Orders of the Day — LANCASTER CORPORATION BILL [Lords] (By Order)

Part of the debate – in the House of Commons at 12:00 am on 7th May 1959.

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Photo of Mr Thomas Price Mr Thomas Price , Westhoughton 12:00 am, 7th May 1959

Like the two hon. Members who have spoken, I have the honour to represent a Lancashire constituency and I do not think that I need apologise for intervening briefly in this short debate. I appreciate that the hon. Member for Morecambe and Lonsdale (Mr. de Ferranti) has a duty to perform to his constituents, and, indeed, he put forward a vigorous case on their behalf, but on looking at the matter rationally and at a distance of some miles away in Lancashire. I am bound to say that it seems to me that this boils down to a rather unusual expression of parish pump politics in which perhaps, on other occasions, some of us would not intervene.

When we look at the whole picture of Lancashire and its water supply we find that the large towns and urban centres are adequately provided with an excellent water supply, but that in many of the rural districts there is not such a happy position. In recent months I have had occasion to meet the Minister of Housing and Local Government with representatives from my part of Lancashire on this very question. Like myself, he was concerned only to see that whatever new system of water distribution is adopted in the future it is the most efficient and most economic system which can be devised, subject to proper regard being paid to the democratic principles which the hon. Member for Lancaster (Sir F. Maclean) mentioned.

For nearly 100 years the Corporation of Lancaster has been responsible for giving a water supply to some of the outside authorities which are now opposing the Bill. I think that that opposition to the Bill is quite unfounded. Surely any hon. Member who has a Parliamentary duty to discharge in coming down on one side or the other in a matter of this kind must realise that, if we have a successful, efficient going concern in the form of a corporation which is doing the job efficiently, it would be highly debatable to create a new synthetic authority which would require a new superstructure of technicians, engineers, bacteriologists and chemists, which would only add to the cost of the water and would not add a pint to the amount of water available in the consumers' taps. Therefore, I think it is quite irrational at this stage in the proceedings on the Bill, and after there has been the opportunity in another place to consider the merits of the Bill, for petitioners now to appear, having neglected the opportunity of putting forward those objections in another place, where the matter was fully deliberated upon, and to seek to prevent the Bill from receiving a Second Reading in this House and detailed consideration in Committee.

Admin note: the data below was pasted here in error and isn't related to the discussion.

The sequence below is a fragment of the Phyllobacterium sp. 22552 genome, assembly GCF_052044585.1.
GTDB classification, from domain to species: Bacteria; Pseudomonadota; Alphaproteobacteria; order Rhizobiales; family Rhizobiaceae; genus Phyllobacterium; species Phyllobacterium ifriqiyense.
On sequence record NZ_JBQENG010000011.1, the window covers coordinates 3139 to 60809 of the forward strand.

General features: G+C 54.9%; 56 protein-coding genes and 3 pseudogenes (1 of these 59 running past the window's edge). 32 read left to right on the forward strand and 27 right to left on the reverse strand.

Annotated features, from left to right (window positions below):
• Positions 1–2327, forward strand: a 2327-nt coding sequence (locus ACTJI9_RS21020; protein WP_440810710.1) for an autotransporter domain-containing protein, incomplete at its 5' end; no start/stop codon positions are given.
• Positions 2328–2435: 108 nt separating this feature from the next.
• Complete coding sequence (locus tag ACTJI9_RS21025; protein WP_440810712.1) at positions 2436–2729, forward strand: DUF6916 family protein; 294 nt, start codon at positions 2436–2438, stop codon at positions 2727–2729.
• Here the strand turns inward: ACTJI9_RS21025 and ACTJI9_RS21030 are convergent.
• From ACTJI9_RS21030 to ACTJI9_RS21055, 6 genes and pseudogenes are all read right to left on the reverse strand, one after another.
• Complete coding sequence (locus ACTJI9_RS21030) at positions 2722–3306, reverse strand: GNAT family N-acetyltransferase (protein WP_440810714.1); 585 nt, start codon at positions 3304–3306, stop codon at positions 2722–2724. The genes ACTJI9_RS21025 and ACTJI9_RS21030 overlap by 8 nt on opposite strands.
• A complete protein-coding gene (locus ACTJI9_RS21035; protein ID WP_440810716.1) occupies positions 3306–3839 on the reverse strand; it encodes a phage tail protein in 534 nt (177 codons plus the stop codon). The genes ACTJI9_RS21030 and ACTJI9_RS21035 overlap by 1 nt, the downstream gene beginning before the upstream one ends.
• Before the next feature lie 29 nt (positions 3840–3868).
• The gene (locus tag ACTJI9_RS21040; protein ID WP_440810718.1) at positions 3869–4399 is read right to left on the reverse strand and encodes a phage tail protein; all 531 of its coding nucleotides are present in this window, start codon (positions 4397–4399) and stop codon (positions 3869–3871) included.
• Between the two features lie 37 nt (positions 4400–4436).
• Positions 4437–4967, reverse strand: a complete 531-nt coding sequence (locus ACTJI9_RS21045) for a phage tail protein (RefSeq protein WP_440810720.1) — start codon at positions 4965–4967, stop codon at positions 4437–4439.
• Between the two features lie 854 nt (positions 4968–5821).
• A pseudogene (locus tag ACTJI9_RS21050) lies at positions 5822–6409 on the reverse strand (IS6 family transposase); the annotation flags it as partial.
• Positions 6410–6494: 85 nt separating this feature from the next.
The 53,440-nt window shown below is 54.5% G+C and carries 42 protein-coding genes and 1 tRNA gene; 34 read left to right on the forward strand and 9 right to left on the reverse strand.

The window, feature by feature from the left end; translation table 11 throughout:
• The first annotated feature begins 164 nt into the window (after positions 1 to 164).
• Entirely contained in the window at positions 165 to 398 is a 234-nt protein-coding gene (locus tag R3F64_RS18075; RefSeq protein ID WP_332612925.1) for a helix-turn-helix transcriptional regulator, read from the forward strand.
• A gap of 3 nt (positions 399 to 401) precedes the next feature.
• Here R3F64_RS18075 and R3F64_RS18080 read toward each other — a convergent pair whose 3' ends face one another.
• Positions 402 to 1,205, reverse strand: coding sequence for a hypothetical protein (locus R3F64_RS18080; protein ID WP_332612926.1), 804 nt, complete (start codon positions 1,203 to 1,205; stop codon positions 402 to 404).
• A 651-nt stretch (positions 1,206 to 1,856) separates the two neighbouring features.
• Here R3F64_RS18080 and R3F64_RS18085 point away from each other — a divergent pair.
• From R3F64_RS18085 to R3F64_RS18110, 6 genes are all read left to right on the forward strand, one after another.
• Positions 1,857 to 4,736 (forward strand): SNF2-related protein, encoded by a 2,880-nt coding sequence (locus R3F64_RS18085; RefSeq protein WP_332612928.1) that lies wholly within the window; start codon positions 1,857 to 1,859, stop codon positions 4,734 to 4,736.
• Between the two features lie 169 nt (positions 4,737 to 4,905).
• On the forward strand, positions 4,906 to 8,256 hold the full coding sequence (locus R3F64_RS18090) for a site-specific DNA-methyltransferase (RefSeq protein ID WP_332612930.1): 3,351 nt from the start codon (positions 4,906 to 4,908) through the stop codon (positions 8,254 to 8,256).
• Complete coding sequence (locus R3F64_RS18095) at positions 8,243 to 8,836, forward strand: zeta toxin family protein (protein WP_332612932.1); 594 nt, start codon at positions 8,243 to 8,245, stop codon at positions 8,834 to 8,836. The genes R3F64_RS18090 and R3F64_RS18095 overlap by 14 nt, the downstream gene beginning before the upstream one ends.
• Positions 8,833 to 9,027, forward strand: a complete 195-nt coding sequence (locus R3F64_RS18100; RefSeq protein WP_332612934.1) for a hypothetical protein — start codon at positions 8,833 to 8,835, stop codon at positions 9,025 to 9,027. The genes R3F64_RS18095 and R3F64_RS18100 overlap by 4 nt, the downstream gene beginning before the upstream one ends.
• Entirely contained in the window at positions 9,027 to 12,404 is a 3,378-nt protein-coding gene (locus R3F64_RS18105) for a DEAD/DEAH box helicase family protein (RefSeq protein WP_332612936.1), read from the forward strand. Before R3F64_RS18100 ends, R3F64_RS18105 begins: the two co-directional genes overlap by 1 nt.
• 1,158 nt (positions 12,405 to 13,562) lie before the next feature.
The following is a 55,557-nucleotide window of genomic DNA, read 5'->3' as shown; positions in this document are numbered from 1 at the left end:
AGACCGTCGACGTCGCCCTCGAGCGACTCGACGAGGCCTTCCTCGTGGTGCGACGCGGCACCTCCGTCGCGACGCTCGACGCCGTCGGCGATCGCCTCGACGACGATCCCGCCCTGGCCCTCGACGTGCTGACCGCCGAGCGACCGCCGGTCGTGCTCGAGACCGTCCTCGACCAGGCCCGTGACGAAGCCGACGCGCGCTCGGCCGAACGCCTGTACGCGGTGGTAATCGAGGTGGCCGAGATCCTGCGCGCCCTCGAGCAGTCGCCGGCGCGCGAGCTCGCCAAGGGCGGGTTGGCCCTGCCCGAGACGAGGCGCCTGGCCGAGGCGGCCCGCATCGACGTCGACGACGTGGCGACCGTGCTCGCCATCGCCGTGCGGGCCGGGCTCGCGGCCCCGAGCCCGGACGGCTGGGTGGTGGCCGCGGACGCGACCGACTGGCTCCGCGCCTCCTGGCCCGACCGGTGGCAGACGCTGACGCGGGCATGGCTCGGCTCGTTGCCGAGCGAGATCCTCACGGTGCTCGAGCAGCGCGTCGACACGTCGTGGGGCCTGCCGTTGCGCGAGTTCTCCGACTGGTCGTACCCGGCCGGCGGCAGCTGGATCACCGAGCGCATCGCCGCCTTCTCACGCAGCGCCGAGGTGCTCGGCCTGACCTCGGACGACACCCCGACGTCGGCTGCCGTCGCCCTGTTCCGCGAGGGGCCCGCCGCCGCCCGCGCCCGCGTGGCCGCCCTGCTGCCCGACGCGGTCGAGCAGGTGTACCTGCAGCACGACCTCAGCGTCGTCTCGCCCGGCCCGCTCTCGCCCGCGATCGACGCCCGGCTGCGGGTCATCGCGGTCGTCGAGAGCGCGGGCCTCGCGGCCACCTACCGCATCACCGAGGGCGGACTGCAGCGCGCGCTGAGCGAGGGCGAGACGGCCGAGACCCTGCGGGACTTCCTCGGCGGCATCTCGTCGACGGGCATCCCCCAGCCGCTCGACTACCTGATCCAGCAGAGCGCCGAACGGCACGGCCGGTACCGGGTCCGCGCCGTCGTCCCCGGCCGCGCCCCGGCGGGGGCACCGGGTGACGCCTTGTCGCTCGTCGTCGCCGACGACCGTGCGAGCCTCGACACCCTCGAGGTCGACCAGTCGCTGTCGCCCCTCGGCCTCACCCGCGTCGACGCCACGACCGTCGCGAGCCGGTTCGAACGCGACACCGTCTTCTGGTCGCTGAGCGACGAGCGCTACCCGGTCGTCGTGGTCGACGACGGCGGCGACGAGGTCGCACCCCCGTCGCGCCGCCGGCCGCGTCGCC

So far as I am concerned, while I fully acknowledge and appreciate the vigorous case made by the hon. Member for Morecambe and Lonsdale, which in duty bound he had to put forward, I do not think that he said anything in his speech which will convince any fair-minded Member of the House that these are sufficiently weighty reasons why the Bill should not receive a Second Reading, take its place in Committee and be dealt with in detail.

Finally, I suggest to the House that on Second Reading there is abundant evidence in the history of this water undertaking to show that the Lancaster Corporation has provided adequate, efficient and reasonably cheap supplies of water to Morecambe and these other towns. Carnforth has already agreed that Lancaster should have the Bill in any case. So far as the outlying rural districts are concerned, in this most beautiful part of Lancashire—and here let me say that many people in the south of England do not know what a beautiful county Lancashire is in some of its northern parts, and I say that as a Lancashire-born man—many of these villages do not possess an efficient water supply. I should much prefer their chances of making progress towards obtaining an efficient water supply if they were to take water from the Lancaster Corporation because of that authority's better credit in raising the capital required to make such a project feasible.

Therefore, I strongly support the Bill on Second Reading, and I hope that the objections will be overruled and that we shall allow it to go forward to the Select Committee.